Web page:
Social media and mental health

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It feels like it’s been a while since I last blogged. I’ve been trundling along with life, a few ups and difficult downs along the way, but I’m constantly challenging my own thoughts, assumptions, paranoias in attempt to keep on top of my emotions. I have done well I think, even if I do say so myself! I’ve done myself and all the therapy I’ve had over the years proud!

There is, however, a little corner of my life that I struggle with every now and then and it’s caused me to pause, take stock and look at what’s really going on. This little corner is Twitter. When my bookA Sad and Sorry State of Disorder, was in its pre-publication stage, my publisher advised me to increase my presence on social media as a means of making myself known in the big wide world and promoting my book.

I’m not the most sociable person at the best of times, but I dutifully opened a Twitter account and began to tweet. I took to Twitter like a cat to water, but I persevered,  believing as I did so that  Twitter would be a happy medium for me – I could be social with no actual interactions, and I could interact without actually having to socialise. In unfamiliar company (and, sometimes, familiar) I feel shy, awkward and inadequate. I feel as though I have nothing worthy to contribute to a conversation – a feeling which often leads me to conclude that I, myself, am unworthy. Tucked safely behind a keyboard all these insecurities would surely slink back into their shadows, right? Erm, no. As I say, on the whole I am pretty darn good now at challenging all the shit that flies around my brain courtesy of my disordered personalities (WTF!) but occasionally the shit gets the better of me.

Now, you may or may not know that personality disorders come in a variety of flavours and, as well as Borderline PD, I also have Avoidant PD (a little like social anxiety, but on steroids), and Paranoid PD (everything, and I mean everything is even more personal than it already is with Borderline). Quite the merry cocktail!a8ea1_1408_edfe0c92_259b3ea1So, disordered personality or not, I’m not going to lie: when I tweet I look forward to the likes. I don’t think that’s a bad thing. I mean, who the hell wants to sit in front of a brick wall and talk to it all day? When I tweet I hope that I will connect with people, that what I say will resonate with my followers, encourage them, engage them. I research, I sleuth, I try and figure out what people want from a ‘mental health advocate’. I give what I can, and the majority of the time I feel as though I am indeed trying to spark up a conversation with a brick wall. I find myself looking at other accounts similar to my own, and comparing the number of likes and retweets they have, often with fewer followers than I myself have. What are they saying that is better than what I’m saying? What am I not saying? But by this stage I have lost sight of the purpose of being a mental health advocate, and everything has become oh-so-very-personal.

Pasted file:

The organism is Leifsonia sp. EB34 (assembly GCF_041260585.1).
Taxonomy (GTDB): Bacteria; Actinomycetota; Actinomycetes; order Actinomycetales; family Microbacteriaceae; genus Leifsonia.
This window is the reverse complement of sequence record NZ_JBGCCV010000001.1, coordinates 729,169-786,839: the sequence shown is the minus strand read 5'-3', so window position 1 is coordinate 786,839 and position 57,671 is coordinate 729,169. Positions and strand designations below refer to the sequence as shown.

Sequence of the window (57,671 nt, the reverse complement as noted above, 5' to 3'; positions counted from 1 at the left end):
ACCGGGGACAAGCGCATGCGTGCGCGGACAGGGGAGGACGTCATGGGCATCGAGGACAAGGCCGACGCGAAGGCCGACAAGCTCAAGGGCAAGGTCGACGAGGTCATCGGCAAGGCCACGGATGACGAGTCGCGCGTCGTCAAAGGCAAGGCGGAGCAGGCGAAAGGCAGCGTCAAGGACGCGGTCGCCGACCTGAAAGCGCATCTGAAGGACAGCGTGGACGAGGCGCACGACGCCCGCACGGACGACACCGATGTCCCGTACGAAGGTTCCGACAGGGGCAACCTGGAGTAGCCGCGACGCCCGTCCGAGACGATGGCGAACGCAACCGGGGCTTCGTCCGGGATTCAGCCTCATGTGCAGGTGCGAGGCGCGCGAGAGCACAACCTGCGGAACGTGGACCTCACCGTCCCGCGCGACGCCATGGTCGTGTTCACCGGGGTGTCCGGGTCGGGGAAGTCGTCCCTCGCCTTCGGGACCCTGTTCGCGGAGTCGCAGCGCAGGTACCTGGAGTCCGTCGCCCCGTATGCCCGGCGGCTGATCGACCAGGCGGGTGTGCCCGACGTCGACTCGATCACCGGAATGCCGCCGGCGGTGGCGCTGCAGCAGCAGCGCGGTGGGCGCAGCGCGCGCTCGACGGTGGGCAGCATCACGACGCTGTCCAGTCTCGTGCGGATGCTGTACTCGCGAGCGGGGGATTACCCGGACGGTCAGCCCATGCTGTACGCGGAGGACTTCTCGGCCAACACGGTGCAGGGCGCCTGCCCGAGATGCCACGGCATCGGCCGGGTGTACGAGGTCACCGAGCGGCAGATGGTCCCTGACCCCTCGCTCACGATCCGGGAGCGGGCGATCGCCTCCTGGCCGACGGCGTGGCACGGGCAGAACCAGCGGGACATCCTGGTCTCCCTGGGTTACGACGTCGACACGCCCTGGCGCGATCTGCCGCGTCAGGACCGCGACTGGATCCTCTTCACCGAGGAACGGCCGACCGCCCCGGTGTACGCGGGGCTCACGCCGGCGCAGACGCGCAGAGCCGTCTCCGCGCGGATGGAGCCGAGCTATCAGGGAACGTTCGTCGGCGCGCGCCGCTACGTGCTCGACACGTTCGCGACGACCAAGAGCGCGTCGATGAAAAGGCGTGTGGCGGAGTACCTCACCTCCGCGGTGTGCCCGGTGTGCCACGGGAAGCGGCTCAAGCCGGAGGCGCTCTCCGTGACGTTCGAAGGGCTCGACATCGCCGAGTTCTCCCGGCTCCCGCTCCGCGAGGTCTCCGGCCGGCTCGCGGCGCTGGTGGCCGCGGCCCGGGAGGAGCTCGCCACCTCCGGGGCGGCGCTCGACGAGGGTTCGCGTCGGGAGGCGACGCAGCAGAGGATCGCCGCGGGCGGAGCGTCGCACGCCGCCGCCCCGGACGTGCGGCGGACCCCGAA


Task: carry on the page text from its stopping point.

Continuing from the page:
I have written about this ‘like’ issue before, and I’m slightly embarrassed to admit that at the grand old age of 43 I do give a shit, and yes it hurts and it feels personal.  However, I’m relieved to know that I am not alone in feeling this way. A recent article in The Independent discusses six ways in which social media negatively affects mental health, and an article in Cosmopolitan looks at the importance of likes and the psychology behind this. I am not alone, and yet at times I do feel incredibly alone. The less likes I get the more I tweet, desperately trying to validate myself and my writing and so on, and so forth, until I reach a point where I believe the whole of me is utterly worthless. My mental health is suffering, again, and as I clearly can’t fix this with likes and retweets, I have to look at other ways to fix this problem. After all, what is the point of trying to be a bad-ass mental health advocate if my own mental health suffers as a result?

My instinctive all-or-nothing tendencies would have me delete my Twitter account altogether (and believe me I have been sorely tempted many a time), but would this be a fix, or would it be defeatist and avoidant of the real issue? Because at the end of the day, the real issue is how I am feeling, deep down, about myself. Instead I will:

  1. Delete the Twitter app from my phone. This will mean I can’t readily check it.
  2. Check into Twitter once a day from my laptop, for ten minutes max.
  3. I will check in with myself before I check in with Twitter: if I feel vulnerable I will come back another time.
  4. I will only tweet if I have something to share that I truly believe will be of benefit or encouragement to others.
  5. I will not tweet for likes. 
  6. I will NOT tweet for likes!

I’ll try this, and see how I go. And in the meantime I’ll work on how I’m feeling about myself, and why.

If you have experienced a negative affect on your mental health due to social media, I’d love to hear from you about how you deal with it yourself. Let’s pool our tools and fight this fight together!

P.S. I would also like to hear from you if you would like me to carry on with my mini-series, which so far is even minier than originally intended. I have had very useful feedback following the Favourite Person blog, but I’m not sure that the series as a whole is particularly useful for my readers. Nobody on Twitter seemed to like it anyway…! Seriously though, I would love your feedback – the good, the bad and the ugly, because I want what I learn from my experiences to be useful and informative to others.


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